This happened at our farm in September. A 2-month-old Holstein heifer, yes, out of one of the better cows, had a heart murmur. Husband Steve had diagnosed the problem and the vet confirmed it. The heifer was not doing as well as her fellow calves, was fairly inactive and you could often see her heart beating when she was at rest.
A visit to the clinic (in hopes of a cure for the problem) revealed, via echocardiogram, that she essentially had 3 chambers in her heart rather than 4 and associated problems. As Dr. Hull told one of his students who was listening for the murmur, “If you can’t hear that one, might I suggest a career in a research lab.”
The calf’s prognosis was the pits. Basically, her heart was not reparable and the defect probably highly heritable. Little Whitey stayed at the clinic to be used for teaching both pre- and post-mortem.
Career preparation. So, if your kid wants to be a veterinarian, remind him that one of the best vet schools going is right here at Ohio State. Counsel them to take all the math and science classes that they can in high school. Get them riding with a veterinarian. Prospective students need at least 50 hours of hands-on experience and a reference from a veterinarian just to get an interview.
Plan ahead to take at least one of three graduate school entrance exams, the GRE, VCAT or the MCAT. Share with them the importance of keeping good grades.
OSU’s freshman class of 2000 (they will receive their DVMs in 2004), had an average grade point average (GPA) of 3.61. Put that in the perspective of the typical pre-vet undergraduate curriculum of chemistry, math, biology, anatomy and physiology. Of all the professional schools, only the college of medicine’s class GPA comes close.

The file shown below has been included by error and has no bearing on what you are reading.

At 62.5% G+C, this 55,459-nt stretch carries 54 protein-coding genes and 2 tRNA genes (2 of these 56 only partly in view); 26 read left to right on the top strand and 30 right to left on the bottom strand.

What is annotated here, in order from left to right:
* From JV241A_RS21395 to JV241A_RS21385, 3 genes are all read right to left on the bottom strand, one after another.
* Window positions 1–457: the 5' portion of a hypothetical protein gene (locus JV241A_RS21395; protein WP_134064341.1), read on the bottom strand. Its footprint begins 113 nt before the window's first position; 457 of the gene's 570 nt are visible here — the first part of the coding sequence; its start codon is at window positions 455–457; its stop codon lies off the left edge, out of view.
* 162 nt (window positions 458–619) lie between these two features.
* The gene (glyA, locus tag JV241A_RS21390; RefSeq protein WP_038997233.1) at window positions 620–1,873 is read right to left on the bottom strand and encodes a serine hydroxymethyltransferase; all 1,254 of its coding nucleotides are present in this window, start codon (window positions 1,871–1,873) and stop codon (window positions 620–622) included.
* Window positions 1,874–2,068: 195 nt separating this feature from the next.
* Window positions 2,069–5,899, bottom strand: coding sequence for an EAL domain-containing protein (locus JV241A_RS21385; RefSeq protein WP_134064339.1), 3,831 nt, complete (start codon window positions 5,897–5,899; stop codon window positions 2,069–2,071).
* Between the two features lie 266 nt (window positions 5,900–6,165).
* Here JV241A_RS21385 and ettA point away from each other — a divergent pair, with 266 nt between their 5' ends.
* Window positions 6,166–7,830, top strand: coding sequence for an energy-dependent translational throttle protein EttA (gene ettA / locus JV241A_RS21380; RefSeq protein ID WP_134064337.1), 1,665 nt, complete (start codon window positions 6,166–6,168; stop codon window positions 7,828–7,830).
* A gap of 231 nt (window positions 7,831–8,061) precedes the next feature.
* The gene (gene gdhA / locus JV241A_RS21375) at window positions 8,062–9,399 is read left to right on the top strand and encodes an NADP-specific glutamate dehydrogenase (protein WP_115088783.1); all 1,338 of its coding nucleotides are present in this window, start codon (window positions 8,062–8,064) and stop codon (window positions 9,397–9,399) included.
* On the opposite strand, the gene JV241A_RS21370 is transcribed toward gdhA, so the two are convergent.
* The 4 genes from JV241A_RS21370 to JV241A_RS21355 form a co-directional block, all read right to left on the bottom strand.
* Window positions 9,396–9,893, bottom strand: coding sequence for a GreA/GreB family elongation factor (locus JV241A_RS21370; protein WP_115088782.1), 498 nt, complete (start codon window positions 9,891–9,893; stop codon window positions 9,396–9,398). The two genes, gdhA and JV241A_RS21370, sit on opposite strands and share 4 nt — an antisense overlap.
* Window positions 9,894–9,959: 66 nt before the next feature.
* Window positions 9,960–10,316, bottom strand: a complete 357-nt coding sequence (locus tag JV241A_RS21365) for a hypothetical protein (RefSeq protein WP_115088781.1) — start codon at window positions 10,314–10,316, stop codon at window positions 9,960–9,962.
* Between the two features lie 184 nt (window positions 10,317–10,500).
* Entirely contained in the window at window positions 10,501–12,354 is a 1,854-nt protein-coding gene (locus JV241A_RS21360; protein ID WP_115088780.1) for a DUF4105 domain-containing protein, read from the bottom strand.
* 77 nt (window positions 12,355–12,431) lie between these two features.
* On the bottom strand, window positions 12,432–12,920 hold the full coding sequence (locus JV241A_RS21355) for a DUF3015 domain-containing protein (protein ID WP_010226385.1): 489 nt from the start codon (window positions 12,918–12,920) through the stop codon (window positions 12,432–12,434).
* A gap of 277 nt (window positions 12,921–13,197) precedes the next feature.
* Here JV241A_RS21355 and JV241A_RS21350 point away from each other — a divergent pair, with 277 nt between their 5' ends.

Competition. There are 135 “seats” in each year’s veterinary class; 500 applicants were interviewed for those 135 seats. If you actually got to the interview, you were still competing with three other people for a spot in the class.
A couple interesting changes have been developing. The make-up of veterinary classes has shifted from predominantly male 20 years ago to predominantly female today. The 2000 freshman class is made up of 99 females and 31 males. According to the admissions office, this is a trend seen around the country.
Another change is in the role of veterinarians on farms. In the dairy industry, you will get the most out of your veterinarian by using his/her expertise to contribute to management decisions rather than just being the guy that treats animals.
Name for future. Always wanted to be a vet but never got around to it? You can still leave your mark on the vet college.
Construction is under way on a new building to replace Sisson Hall. The new building will house classrooms, laboratories, the vet library, faculty and administrative offices. However, the new building is, as yet, unnamed. Anyone can make a donation and have their name forever emblazoned on the building. For a modest donation of $5 million, that is!
(The author is the northeast Ohio district dairy specialist with OSU Extension. Send comments or questions in care of Farm and Dairy, P.O. Box 38, Salem, OH 44460.)